Tag Archives: 20th Maine

Recruiting the Regiment: The 2nd Maine Volunteer Infantry

Eight days after the rebel bombardment of Fort Sumter, Daniel White, a resident of Bangor, Maine, wrote a letter to his governor. “I have the honor to inform you that at a meeting of the Ex-Tiger & Armory Associates,” White … Continue reading

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Maine at War: May 2021

Here’s what our friend, Brian Swartz, was up to in May at his blog, Maine at War: May 5: Fort Knox slates mid-July Civil War encampment Fort Knox, the largest casemate fort on the East Coast, will host a large-scale Civil … Continue reading

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Re-crossing Saunders’ Field

Unless you’re walking a loop trail on a battlefield or have a vehicle waiting to pick you up, there’s a pretty good chance you’ll have to walk back the way you crossed a field. For many battlefield visits, I focused … Continue reading

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Maine at War: January 2021

Here’s what our friend Brian Swartz was up to in January at his blog, Maine at War: January 6, 2021: Maine naval officer fights on the Mississippi Acting Volunteer Master John F. Harden of Rockland chases Raphael Semmes in the … Continue reading

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Maine at War: November 2020

Here’s what our friend Brian Swartz was up to in November at his blog, Maine at War: November 4, 2020: Antietam burial map, part 3: A Maine name stands out Among the 50 Union graves identified on the recently discovered Antietam … Continue reading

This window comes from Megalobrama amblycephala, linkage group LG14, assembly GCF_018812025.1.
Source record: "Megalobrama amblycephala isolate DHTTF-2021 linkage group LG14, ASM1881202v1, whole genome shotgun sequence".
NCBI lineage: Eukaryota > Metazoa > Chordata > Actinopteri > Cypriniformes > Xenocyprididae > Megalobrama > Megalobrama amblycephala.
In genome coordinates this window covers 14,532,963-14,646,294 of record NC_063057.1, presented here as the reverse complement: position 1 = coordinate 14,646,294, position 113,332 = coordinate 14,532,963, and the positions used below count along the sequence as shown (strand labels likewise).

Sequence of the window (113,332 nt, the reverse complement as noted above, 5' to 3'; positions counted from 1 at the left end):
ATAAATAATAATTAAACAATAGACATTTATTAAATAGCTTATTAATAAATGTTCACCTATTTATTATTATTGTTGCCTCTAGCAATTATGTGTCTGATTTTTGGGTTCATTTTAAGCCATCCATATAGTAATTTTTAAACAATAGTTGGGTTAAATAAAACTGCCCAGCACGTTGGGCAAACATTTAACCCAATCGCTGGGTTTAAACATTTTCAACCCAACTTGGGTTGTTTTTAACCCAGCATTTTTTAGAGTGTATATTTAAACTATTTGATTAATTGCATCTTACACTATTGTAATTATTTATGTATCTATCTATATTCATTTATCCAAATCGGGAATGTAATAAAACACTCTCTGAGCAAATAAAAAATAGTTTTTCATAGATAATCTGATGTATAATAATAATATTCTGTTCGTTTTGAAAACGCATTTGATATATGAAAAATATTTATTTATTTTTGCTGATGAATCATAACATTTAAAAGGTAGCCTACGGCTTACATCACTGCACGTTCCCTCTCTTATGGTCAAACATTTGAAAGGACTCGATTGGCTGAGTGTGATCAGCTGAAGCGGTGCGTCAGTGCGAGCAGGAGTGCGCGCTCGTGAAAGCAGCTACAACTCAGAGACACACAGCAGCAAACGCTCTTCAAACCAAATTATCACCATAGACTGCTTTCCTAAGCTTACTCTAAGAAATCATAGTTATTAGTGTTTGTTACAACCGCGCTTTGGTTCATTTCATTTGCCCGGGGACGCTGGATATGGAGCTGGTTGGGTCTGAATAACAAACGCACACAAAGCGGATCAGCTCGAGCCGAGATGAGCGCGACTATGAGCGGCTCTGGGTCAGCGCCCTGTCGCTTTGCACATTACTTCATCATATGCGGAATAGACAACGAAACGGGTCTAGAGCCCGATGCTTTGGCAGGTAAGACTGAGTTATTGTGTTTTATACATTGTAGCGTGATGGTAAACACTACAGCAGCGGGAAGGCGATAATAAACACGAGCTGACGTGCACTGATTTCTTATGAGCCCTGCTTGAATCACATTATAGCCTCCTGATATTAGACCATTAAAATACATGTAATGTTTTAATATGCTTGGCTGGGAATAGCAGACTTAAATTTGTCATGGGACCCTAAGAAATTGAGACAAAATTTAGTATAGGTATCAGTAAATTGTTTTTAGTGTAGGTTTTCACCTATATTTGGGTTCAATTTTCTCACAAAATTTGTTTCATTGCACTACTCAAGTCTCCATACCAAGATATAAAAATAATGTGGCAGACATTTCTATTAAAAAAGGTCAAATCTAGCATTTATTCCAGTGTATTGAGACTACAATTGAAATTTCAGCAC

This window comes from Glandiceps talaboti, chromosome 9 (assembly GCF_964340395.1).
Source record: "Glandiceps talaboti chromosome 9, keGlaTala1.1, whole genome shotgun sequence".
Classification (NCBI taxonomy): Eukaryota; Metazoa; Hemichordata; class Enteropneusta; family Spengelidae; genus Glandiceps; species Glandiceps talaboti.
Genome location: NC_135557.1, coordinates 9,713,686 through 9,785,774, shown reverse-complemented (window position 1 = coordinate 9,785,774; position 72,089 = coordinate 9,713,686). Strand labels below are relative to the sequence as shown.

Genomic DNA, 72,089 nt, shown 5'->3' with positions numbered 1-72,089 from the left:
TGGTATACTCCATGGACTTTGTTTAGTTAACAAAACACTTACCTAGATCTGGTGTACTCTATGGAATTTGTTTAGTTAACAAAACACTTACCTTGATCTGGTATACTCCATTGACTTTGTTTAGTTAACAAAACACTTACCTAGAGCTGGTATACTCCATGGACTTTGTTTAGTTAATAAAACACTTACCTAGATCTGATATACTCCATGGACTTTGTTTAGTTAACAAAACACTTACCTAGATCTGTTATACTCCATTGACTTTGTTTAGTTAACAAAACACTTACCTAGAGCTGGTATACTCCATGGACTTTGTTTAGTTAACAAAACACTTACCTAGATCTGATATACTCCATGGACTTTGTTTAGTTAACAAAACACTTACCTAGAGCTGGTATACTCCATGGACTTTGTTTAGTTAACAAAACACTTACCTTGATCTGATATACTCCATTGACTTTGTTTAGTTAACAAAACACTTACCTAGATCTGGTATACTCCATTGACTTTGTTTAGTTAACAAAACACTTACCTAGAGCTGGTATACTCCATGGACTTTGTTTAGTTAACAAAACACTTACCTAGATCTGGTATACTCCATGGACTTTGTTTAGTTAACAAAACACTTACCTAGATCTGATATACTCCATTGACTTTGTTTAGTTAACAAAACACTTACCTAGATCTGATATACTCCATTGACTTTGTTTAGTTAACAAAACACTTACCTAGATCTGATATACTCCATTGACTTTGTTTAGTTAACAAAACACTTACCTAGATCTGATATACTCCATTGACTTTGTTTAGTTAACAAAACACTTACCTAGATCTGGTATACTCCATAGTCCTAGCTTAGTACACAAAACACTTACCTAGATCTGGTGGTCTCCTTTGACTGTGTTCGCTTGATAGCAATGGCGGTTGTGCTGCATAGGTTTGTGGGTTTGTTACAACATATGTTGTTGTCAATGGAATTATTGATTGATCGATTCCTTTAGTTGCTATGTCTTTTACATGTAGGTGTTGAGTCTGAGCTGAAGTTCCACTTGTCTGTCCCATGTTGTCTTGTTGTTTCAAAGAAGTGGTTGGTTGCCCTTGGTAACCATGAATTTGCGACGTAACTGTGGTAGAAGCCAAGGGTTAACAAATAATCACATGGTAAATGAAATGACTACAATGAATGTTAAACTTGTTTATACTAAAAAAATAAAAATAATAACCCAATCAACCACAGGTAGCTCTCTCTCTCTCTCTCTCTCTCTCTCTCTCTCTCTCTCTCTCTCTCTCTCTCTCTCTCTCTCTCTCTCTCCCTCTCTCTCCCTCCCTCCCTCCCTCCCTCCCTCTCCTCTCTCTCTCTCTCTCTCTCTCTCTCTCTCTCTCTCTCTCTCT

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Recent Book Begins to Trace the Path of Maine at War

by ECW Correspondent Meghan Hall Over the course of several years, Brian Swartz’s research led him to realize that his home state of Maine had been underappreciated in larger narratives about the Civil War, despite the wealth of meticulous records … Continue reading

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“Good bye from your soger boy”: One Last Letter before the Wilderness

Sometimes he signed his letters “with affection” or “good-night” or “good-bye.” Sometimes he wrote his full name, other times just initials, sometimes with the familiar name to his family and friends: “Will.” Most of his correspondence went to his younger … Continue reading

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“Something Abides”: Joshua L. Chamberlain and Civil War Memory

As it was for millions of his generation, the Civil War was the defining event of Joshua Lawrence Chamberlain’s life.  Veterans from both sides took understandable pride in their service, wrote their memoirs, and joined veterans’ organizations.  In all of … Continue reading

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Civil War Cookin’: A Soldier’s Thanksgiving

Thanksgiving didn’t actually become an official American holiday until 1863. That doesn’t mean that Civil War Era soldiers and civilians were unfamiliar with giving thanks prior to Lincoln’s proclamation. Did Civil War soldiers celebrate Thanksgiving in the way we think of … Continue reading

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Gettysburg Off the Beaten Path: Vincent’s Rock

Part of a series. Brigadier General Gouverneur K. Warren had been busy all of July 2nd. The early morning found him on the Federal right flank scouting the terrain for possible attack avenues in the Culp’s Hill sector. With the … Continue reading

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